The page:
In the previous examples, we were always involved in finding the probability of a single event. For example:

- The probability of getting an ace card from a deck of 52 cards.

- The probability of selecting three bowlers from a list of four, and so on.

Now, what about two events occurring simultaneously? For example, what would be the **probability of selecting an ace card or a heart card** from the deck? How would this specific probability relate to the individual probabilities, i.e., the probability of getting a heart card separately and the probability of getting an ace card separately? This is something that you will get to learn using the two important rules related to probability – addition and multiplication. First, we will discuss the** addition rule** in the upcoming video.

**Note**

**At 3:07 the SME says the probability of heart card is 13/12 but the correct value is 13/52 (as shown in the PPT).**

So, to summarise the learnings from the video, when you have the individual probabilities of two events A and B, denoted by **P(A)** and **P(B)**, the addition rule states that the probability of the event that either A or B will occur is given by:**P(A∪B) = P(A) + P(B) – P(A∩B)**,

where, **P(A∪B)** denotes the probability that either event A or B occurs.

**P(A)** denotes the probability that only event A occurs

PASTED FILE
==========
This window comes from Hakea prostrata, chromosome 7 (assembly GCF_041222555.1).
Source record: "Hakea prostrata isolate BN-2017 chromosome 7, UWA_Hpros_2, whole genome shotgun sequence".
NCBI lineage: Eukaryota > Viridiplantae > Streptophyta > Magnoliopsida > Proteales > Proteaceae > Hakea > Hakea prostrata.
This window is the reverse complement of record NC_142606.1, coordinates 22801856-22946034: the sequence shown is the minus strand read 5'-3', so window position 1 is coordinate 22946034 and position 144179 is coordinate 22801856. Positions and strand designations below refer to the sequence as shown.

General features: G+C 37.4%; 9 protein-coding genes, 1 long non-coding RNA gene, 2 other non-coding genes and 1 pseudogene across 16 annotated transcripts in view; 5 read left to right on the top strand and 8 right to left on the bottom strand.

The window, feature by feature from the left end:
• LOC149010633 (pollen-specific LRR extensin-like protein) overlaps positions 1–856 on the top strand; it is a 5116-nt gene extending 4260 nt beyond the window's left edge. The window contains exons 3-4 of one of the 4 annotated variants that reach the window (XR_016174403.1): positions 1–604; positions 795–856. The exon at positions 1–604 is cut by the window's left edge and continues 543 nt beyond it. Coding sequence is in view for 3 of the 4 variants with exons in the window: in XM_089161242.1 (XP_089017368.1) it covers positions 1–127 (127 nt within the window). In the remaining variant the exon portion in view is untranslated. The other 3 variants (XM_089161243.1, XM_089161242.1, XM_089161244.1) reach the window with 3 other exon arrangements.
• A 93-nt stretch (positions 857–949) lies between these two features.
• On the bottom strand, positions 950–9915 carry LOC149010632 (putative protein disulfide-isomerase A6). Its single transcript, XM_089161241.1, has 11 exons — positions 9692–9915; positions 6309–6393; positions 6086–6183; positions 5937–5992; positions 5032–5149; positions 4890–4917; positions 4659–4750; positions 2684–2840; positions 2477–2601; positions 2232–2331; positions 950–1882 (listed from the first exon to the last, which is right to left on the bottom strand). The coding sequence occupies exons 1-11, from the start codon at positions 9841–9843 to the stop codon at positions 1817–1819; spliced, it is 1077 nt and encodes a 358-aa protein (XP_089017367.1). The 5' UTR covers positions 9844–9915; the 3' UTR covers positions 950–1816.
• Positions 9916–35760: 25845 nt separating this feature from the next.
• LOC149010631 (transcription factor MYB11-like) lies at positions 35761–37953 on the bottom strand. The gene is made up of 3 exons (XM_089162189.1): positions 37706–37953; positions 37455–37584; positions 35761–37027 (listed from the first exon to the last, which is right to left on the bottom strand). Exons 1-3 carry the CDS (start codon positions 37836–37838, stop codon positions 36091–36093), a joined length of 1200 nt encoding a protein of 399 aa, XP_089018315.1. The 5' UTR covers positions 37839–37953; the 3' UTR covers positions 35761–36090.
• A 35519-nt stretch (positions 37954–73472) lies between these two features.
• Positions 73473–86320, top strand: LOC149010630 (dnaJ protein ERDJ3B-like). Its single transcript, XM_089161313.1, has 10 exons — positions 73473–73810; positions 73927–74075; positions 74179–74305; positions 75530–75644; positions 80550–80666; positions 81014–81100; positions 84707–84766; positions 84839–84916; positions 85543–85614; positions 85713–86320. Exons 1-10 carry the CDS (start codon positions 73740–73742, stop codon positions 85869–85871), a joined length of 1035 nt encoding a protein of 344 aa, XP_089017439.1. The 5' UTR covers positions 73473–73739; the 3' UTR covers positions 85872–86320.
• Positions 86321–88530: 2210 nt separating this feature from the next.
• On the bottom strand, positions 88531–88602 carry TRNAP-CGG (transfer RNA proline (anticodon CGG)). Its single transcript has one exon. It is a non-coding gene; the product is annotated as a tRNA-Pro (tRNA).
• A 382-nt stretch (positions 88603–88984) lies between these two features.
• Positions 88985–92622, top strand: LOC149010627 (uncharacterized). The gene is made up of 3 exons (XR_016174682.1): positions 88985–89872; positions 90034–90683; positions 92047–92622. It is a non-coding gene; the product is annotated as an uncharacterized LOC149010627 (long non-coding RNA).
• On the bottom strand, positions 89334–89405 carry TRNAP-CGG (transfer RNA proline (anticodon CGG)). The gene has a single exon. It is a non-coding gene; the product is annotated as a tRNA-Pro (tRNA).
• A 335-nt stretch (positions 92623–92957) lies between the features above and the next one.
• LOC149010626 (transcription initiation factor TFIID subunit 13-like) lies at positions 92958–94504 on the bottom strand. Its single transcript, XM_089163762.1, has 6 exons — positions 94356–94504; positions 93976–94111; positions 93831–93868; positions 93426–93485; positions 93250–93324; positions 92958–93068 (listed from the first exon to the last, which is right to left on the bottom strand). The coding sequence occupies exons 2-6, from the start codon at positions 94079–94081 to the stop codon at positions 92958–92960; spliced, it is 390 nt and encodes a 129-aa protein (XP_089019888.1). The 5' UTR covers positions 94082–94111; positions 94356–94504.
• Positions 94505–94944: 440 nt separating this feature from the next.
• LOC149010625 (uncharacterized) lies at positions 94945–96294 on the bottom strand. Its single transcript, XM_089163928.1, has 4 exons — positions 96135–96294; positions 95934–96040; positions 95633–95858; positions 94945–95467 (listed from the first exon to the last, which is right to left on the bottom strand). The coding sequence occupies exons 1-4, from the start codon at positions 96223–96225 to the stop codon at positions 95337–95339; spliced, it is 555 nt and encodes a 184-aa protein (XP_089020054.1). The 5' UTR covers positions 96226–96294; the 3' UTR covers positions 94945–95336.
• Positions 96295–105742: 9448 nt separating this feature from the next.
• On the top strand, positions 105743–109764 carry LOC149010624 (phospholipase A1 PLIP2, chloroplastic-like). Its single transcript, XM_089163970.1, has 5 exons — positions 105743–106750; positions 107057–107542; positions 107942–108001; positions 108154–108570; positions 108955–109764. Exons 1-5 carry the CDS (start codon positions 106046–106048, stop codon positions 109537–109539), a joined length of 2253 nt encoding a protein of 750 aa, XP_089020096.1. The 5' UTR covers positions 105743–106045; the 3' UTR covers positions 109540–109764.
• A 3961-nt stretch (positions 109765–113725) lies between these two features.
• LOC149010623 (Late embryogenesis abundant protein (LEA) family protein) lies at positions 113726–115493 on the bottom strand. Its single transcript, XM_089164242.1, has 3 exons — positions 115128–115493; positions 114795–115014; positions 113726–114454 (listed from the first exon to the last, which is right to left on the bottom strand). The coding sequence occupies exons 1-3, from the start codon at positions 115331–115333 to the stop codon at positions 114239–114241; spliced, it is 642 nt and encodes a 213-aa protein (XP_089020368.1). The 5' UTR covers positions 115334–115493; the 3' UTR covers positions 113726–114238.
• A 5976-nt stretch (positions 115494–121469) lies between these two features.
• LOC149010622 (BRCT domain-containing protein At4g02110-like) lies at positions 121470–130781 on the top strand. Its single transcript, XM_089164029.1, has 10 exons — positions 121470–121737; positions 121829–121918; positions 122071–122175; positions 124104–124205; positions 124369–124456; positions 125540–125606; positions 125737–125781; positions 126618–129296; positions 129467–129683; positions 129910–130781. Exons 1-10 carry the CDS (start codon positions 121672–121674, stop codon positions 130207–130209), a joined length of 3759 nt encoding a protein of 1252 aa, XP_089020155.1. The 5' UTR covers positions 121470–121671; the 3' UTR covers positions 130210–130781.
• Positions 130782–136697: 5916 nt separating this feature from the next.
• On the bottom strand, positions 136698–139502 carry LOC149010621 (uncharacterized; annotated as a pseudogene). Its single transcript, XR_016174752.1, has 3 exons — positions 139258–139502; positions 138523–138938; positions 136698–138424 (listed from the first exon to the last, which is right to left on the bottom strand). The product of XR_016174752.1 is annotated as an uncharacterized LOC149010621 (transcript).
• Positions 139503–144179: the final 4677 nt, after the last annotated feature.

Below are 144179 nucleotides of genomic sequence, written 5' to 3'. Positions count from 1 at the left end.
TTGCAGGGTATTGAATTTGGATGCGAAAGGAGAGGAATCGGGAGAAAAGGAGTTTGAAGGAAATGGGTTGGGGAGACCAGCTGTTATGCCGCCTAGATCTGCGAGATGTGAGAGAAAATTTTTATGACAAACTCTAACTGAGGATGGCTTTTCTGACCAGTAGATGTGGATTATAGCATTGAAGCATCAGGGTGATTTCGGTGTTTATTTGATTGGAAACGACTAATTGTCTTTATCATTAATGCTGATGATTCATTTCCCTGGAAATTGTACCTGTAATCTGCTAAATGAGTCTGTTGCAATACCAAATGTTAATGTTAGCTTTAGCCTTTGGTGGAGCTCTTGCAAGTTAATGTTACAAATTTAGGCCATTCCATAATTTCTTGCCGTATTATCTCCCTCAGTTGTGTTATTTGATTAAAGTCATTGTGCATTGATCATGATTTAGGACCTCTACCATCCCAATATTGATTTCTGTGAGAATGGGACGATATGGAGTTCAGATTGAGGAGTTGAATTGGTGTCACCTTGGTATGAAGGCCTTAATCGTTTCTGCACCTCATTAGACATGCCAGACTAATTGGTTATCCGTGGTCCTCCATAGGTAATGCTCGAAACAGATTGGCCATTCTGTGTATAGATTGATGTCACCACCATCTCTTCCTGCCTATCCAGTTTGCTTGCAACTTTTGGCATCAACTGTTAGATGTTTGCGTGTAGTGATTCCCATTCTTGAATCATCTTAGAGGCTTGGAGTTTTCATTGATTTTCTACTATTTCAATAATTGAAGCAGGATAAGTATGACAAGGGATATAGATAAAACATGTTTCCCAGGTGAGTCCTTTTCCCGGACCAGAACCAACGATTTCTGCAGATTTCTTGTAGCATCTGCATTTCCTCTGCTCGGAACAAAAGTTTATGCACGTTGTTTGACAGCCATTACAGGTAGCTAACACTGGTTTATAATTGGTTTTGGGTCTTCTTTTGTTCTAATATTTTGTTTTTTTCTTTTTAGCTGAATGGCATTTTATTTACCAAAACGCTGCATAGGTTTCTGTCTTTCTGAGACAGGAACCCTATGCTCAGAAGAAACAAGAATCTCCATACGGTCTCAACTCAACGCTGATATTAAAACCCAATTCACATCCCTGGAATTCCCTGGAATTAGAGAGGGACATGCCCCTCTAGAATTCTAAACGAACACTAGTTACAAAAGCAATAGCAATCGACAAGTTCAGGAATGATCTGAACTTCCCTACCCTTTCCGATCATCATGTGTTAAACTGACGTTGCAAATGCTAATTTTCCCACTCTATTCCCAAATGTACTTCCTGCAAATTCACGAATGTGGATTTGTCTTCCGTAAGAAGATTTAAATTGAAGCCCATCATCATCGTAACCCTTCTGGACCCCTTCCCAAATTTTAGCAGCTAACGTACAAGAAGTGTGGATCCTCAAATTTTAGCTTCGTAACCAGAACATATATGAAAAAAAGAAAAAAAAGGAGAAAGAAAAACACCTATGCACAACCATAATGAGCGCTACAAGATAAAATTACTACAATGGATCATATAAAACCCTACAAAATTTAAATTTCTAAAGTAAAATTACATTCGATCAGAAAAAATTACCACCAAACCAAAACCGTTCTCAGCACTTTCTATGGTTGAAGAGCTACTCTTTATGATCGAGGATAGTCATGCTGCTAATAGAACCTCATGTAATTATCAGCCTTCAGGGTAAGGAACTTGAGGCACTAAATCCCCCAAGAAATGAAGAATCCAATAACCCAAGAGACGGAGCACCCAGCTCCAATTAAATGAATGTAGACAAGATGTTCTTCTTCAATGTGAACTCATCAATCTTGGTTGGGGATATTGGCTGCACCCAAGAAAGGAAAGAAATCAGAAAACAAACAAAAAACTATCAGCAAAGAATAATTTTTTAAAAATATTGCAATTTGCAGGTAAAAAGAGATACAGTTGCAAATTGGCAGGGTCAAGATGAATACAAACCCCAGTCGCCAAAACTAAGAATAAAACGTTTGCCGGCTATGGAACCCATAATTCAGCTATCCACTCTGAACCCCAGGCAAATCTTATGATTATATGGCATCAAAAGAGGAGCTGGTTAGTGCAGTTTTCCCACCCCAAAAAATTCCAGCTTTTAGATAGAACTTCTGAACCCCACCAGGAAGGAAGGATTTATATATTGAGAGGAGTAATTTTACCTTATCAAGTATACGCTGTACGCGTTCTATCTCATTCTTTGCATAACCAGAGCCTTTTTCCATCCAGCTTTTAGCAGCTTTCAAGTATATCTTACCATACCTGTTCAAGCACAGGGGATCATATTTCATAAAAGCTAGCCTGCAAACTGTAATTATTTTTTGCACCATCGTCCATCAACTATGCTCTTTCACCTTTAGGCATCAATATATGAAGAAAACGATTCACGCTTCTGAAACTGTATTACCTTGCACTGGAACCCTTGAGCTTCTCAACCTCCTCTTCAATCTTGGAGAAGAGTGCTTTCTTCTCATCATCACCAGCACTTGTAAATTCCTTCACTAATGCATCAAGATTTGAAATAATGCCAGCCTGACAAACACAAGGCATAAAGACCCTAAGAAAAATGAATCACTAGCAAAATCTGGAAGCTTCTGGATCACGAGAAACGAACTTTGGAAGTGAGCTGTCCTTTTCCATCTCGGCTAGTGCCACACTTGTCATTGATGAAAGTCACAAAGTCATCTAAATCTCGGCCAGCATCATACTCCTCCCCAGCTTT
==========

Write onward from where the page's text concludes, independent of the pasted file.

**P(B) **denotes the probability that only event B occurs

** P(A∩B)** denotes the probability that both events A and B occur simultaneously.

**Note**

The symbols ∪ and ∩ are obtained from the world of ‘**set theory**‘ and are used to denote **union **and **intersection**, respectively. You do not need to learn about them in detail right now. All you need to learn are the meanings of the probability terms mentioned earlier. Also, we would be skipping the proof of the formula right now. Another important thing to note here is that the formula mentioned earlier works for all types of events A and B, irrespective of the fact that they are independent or disjoint.

You can also read **P(A∪B)** as **P(either event A or B occurs)** and **P(A∩B)** as **P(both events A and B occur).**

As mentioned in the video, for disjoint events A and B, **P(A∩B)** = 0 since both cannot occur simultaneously. Hence, the formula can be rewritten as** P(A∪B) = P(A) + P(B)**.

Now, answer the following questions.

In the next segment you will learn about the multiplication rule of probability.